How would the Dow, FTSE, All Ordinaries and other indexes react to a true worldwide catastrophe? Most analysts look back to 1929 to determine the structure of a market crash, but so much has changed since that time that it is an unreliable model. There is no hard and fast forecast for what could happen during a modern global depression.

Therefore, the best way to analyze this situation is to envision three separate scenarios:

  • Low: Dow Jones at 6,000.
  • Medium: Dow Jones at 2,000.
  • High: Stock Markets Closed.

Now, let’s look at how the stock markets would react to the Low and Medium scenarios to show how various equities would perform in these situations. The High scenario is too apocalyptically devastating to consider at this juncture as there won't even be a stock market at that level... or commerce and business in any form. Let's deal with Low and Medium first... leave High for later.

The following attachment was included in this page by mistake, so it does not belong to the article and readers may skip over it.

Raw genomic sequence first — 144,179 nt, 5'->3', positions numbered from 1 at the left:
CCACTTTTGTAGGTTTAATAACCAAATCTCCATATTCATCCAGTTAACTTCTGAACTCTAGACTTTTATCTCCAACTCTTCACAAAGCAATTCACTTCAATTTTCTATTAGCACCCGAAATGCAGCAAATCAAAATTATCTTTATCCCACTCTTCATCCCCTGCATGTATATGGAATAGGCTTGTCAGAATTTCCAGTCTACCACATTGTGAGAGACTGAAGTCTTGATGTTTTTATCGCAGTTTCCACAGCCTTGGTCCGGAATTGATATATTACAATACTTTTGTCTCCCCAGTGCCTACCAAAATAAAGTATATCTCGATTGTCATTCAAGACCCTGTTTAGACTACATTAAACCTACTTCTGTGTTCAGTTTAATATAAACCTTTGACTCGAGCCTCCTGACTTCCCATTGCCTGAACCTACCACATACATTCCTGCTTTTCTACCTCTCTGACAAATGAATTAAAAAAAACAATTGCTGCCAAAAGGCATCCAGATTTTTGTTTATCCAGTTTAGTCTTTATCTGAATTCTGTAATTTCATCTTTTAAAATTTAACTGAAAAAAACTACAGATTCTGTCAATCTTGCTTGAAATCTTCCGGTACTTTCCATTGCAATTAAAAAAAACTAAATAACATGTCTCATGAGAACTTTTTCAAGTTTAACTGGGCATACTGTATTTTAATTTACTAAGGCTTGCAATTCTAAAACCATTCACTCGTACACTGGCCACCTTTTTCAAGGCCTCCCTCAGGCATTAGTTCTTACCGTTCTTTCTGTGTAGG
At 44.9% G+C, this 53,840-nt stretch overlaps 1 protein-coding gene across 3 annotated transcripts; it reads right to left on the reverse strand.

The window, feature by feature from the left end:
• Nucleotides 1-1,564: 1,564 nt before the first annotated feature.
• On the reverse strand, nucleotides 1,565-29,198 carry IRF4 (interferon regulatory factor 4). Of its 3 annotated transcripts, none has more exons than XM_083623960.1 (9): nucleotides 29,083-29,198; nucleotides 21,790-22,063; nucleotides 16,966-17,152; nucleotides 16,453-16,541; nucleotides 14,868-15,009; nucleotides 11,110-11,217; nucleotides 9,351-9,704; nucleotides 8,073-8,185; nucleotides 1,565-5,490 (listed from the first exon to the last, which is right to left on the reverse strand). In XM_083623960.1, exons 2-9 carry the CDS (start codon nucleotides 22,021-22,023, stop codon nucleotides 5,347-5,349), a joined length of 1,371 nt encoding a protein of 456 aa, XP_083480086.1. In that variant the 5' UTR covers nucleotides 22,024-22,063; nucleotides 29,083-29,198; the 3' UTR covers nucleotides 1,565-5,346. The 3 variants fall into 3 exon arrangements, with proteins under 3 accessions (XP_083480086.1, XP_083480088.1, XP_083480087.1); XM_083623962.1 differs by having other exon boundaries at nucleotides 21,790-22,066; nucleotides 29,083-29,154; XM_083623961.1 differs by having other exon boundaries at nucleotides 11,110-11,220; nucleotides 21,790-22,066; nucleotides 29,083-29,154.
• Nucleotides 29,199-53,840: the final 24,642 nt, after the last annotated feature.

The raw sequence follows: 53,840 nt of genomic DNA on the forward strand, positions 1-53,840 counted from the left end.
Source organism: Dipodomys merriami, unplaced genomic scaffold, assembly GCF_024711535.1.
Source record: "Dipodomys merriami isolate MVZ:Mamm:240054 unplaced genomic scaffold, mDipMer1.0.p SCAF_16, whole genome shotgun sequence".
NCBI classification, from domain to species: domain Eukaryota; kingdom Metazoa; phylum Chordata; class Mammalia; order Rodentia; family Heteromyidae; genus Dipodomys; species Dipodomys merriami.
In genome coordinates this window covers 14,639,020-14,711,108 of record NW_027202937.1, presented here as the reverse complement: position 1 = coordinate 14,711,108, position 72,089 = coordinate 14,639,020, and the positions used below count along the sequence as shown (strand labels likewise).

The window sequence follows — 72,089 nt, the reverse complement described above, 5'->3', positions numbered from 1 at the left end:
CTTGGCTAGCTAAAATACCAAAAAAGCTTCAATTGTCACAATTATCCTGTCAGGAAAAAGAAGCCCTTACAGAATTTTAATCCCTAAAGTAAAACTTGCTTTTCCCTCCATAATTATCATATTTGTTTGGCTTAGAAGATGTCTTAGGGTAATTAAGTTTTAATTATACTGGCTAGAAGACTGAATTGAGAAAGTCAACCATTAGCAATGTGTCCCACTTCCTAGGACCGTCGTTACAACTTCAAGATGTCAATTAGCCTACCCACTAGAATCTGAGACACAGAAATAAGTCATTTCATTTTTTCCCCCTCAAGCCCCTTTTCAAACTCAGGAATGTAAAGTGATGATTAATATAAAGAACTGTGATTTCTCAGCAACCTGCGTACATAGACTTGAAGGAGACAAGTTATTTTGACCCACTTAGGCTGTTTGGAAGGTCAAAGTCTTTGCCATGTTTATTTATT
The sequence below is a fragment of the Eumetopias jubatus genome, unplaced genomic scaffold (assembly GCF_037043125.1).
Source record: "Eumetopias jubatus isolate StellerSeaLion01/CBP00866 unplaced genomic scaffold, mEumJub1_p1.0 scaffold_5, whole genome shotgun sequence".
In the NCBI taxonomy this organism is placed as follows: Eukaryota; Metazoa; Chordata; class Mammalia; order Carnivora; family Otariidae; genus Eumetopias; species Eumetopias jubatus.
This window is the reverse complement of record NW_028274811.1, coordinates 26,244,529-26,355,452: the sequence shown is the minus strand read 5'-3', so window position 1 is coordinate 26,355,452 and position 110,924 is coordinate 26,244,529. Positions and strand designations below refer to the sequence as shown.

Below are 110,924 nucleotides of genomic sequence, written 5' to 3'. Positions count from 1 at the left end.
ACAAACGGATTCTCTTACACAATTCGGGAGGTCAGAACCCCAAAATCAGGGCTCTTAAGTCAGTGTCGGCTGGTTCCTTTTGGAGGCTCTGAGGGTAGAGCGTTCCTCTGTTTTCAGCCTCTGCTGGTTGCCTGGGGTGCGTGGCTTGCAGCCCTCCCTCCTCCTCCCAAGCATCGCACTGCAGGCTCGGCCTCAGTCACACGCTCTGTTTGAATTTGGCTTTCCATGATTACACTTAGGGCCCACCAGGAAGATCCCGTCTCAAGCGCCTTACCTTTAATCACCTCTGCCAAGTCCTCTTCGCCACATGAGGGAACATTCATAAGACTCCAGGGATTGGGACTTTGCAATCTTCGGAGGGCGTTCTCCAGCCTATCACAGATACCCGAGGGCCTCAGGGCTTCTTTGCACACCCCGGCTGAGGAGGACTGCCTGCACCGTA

Next: Surviving A Global Depression - Stock Markets

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Comments 10 comments

born to be free profile image

born to be free 7 years ago

Excellent work on all the Hubs published today Hal.


Hal Licino profile image

Hal Licino 7 years ago from Toronto Author

Thanks! Much appreciated! Now let's all pray that this never comes to be!


quicksand profile image

quicksand 7 years ago

Since economists cannot find a solution, prayer seems to be the best option. :)


Hal Licino profile image

Hal Licino 7 years ago from Toronto Author

I doubt that it is within the power of any economist or any human being to find the solution to woes of this incalculable magnitude. Only a deity can offer hope.


Neil Sperling profile image

Neil Sperling 7 years ago from Port Dover Ontario Canada

Great hub -- the only thing constant in the universe is change - I guess we will see what the next change brings!


Hal Licino profile image

Hal Licino 7 years ago from Toronto Author

It might bring deerskins and flints, but that life has its charms too!


Brad Rubenz 7 years ago

Great Hub and we are rapidly approaching the 6k mark in the market. I'm still marveling myself at people that are investing in Gold Bonds. Might as well by shares of BoA or US Treasuries for that matter.